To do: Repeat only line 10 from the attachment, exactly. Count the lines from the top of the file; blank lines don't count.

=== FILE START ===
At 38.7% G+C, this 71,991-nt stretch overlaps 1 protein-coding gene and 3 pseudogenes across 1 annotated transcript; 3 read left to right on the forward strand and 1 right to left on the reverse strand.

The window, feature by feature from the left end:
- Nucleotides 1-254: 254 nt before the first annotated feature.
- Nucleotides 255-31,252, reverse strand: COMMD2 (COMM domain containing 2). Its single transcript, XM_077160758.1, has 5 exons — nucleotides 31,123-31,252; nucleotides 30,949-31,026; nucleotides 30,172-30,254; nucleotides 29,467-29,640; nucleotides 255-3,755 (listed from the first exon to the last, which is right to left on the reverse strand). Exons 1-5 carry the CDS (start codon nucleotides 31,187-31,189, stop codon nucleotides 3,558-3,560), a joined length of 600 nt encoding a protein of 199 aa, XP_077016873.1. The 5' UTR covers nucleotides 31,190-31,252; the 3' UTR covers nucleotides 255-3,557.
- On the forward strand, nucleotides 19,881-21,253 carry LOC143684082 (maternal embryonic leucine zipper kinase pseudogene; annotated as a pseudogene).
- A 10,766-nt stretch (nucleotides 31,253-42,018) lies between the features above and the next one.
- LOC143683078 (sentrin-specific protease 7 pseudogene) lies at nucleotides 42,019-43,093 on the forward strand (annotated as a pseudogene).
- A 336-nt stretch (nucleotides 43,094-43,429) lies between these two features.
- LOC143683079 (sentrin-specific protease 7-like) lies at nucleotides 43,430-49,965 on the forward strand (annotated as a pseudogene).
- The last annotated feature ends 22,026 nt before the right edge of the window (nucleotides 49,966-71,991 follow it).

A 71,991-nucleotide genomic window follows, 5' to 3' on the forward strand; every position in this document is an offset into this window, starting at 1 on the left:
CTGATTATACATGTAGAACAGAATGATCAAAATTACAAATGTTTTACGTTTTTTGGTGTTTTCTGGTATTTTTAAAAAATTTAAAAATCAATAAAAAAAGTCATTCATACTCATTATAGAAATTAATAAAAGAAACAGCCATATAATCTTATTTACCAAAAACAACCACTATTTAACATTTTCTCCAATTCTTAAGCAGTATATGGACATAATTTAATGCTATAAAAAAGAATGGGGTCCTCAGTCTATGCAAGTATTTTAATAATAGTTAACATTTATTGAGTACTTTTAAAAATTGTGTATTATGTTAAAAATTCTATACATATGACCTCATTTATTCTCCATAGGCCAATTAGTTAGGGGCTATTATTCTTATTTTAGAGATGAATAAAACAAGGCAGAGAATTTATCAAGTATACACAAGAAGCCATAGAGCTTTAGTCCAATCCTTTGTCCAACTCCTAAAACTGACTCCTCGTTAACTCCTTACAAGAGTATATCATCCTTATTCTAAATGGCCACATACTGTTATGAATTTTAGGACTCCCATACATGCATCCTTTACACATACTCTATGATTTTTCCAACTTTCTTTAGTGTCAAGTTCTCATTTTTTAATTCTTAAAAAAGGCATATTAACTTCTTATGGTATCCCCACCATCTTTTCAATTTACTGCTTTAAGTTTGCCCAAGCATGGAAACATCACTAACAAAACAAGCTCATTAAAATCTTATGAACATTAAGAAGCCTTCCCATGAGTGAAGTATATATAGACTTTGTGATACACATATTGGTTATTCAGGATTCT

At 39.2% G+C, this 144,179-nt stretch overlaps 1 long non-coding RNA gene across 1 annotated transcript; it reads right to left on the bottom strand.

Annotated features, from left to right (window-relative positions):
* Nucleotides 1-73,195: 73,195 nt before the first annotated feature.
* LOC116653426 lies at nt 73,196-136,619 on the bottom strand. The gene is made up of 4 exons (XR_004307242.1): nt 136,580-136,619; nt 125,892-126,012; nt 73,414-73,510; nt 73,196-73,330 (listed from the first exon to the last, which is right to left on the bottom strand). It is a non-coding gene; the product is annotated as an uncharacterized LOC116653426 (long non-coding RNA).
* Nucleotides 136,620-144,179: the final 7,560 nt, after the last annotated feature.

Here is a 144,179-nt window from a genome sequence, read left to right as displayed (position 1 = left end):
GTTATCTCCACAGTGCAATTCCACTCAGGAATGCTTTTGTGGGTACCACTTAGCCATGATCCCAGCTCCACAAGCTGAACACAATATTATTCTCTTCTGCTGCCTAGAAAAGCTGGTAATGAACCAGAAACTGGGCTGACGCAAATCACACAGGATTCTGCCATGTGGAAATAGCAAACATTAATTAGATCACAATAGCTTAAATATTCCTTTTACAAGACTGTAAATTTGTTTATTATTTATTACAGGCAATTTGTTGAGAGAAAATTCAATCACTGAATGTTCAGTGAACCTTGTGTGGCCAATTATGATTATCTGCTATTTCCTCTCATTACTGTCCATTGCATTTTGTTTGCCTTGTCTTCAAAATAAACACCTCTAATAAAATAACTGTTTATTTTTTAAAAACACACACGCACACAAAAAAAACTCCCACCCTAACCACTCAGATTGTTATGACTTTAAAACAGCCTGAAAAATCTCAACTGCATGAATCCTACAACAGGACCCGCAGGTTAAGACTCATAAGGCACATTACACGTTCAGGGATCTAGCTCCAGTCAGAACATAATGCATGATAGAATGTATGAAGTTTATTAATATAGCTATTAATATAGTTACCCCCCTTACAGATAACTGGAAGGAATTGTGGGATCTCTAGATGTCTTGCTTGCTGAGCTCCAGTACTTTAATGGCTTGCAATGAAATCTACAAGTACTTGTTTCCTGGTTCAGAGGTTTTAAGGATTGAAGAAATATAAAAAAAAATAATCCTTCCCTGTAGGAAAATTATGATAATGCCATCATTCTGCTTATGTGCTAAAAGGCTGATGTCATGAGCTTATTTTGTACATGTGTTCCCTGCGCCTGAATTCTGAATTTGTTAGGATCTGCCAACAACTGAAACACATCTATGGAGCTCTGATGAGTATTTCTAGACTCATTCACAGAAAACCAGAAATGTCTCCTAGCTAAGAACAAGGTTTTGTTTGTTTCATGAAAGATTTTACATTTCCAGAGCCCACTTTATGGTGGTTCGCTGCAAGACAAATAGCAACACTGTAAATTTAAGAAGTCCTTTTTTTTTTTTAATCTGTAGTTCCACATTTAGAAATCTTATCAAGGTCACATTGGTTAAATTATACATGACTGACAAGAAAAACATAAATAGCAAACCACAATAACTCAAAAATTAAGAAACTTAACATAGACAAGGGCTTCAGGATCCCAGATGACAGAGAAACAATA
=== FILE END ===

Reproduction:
- The last annotated feature ends 22,026 nt before the right edge of the window (nucleotides 49,966-71,991 follow it).